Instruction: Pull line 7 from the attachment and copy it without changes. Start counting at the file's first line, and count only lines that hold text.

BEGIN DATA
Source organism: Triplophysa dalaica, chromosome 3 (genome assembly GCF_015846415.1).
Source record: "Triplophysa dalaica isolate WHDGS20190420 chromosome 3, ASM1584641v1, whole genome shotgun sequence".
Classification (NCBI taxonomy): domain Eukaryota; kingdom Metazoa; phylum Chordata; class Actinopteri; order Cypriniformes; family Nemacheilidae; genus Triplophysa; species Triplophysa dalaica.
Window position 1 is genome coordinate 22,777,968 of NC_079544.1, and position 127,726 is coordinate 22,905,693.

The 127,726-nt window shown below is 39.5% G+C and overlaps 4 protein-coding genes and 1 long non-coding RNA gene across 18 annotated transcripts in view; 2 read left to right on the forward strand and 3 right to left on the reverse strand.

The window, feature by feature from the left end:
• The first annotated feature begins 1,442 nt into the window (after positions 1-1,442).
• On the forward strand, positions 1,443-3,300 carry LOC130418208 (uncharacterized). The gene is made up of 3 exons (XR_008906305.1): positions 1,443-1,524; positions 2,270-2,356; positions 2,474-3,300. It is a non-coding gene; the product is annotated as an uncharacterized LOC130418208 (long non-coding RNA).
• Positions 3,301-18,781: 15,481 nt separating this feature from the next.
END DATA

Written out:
• The first annotated feature begins 1,442 nt into the window (after positions 1-1,442).